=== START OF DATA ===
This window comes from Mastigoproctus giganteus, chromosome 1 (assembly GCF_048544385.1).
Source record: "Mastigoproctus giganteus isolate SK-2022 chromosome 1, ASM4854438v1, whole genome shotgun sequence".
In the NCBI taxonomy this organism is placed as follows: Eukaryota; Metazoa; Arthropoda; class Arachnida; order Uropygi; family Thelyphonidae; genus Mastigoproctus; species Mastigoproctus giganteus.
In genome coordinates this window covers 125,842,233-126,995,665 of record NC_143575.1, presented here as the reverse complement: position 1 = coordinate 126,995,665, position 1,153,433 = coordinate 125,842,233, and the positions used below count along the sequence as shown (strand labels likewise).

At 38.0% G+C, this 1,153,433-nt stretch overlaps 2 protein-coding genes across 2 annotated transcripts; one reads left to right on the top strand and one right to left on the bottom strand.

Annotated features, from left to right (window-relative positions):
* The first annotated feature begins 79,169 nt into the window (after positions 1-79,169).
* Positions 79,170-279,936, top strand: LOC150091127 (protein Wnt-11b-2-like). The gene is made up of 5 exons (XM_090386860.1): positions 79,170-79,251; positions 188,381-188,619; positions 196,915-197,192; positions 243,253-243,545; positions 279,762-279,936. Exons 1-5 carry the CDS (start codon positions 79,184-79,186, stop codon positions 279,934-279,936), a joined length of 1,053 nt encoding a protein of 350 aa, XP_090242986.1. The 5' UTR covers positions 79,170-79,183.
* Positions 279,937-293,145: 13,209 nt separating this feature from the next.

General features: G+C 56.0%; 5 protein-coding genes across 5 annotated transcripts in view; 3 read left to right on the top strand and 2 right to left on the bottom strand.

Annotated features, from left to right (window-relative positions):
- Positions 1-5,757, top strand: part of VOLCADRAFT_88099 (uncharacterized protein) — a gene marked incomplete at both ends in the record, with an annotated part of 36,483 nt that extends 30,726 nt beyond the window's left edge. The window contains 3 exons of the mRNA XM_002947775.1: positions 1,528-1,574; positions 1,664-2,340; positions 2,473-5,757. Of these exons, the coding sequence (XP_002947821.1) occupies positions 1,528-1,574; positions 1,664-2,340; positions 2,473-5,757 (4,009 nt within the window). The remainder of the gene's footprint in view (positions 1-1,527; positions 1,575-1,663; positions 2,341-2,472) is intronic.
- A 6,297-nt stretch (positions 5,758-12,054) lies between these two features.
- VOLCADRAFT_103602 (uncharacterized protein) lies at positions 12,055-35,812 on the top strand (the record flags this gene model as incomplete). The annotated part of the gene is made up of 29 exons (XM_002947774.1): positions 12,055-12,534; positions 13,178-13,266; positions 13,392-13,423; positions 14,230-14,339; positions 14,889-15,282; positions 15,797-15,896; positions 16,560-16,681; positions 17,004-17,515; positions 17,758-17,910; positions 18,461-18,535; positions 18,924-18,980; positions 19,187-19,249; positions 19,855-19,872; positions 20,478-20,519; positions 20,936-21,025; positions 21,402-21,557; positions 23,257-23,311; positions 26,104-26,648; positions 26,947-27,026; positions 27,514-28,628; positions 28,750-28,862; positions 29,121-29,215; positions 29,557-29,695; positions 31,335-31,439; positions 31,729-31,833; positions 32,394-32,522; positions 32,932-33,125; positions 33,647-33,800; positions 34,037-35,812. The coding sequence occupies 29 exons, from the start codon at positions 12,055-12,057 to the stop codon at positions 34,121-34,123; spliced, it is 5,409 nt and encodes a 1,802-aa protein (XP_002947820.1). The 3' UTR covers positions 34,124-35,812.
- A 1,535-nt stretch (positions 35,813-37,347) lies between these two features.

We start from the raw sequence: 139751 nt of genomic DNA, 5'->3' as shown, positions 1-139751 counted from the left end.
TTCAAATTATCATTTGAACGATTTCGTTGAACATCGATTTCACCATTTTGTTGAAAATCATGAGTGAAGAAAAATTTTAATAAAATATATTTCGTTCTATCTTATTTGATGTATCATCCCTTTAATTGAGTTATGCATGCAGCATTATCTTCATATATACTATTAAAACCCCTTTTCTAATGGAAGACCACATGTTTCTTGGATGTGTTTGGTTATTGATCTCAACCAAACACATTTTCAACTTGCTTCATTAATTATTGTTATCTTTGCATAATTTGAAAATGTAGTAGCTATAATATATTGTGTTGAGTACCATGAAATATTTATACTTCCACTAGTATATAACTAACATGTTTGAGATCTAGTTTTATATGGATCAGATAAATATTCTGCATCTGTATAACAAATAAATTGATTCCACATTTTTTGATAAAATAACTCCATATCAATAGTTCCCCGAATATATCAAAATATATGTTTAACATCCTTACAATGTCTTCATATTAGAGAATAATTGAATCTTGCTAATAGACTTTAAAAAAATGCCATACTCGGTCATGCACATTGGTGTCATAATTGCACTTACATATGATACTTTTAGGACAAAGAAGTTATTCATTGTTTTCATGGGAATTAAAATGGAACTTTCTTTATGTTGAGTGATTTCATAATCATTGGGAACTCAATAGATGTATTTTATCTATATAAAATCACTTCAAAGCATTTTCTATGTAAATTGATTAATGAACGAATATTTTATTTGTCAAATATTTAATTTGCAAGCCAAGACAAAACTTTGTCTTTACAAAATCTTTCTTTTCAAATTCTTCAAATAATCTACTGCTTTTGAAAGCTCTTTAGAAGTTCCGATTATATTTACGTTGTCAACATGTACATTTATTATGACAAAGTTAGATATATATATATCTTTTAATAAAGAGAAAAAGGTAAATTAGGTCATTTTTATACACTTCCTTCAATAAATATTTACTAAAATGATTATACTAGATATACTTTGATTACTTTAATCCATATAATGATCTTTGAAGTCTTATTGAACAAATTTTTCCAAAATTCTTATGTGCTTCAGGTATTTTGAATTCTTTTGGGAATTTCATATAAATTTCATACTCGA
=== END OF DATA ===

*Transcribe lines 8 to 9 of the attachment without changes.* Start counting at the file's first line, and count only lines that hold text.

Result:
* Positions 79,170-279,936, top strand: LOC150091127 (protein Wnt-11b-2-like). The gene is made up of 5 exons (XM_090386860.1): positions 79,170-79,251; positions 188,381-188,619; positions 196,915-197,192; positions 243,253-243,545; positions 279,762-279,936. Exons 1-5 carry the CDS (start codon positions 79,184-79,186, stop codon positions 279,934-279,936), a joined length of 1,053 nt encoding a protein of 350 aa, XP_090242986.1. The 5' UTR covers positions 79,170-79,183.
* Positions 279,937-293,145: 13,209 nt separating this feature from the next.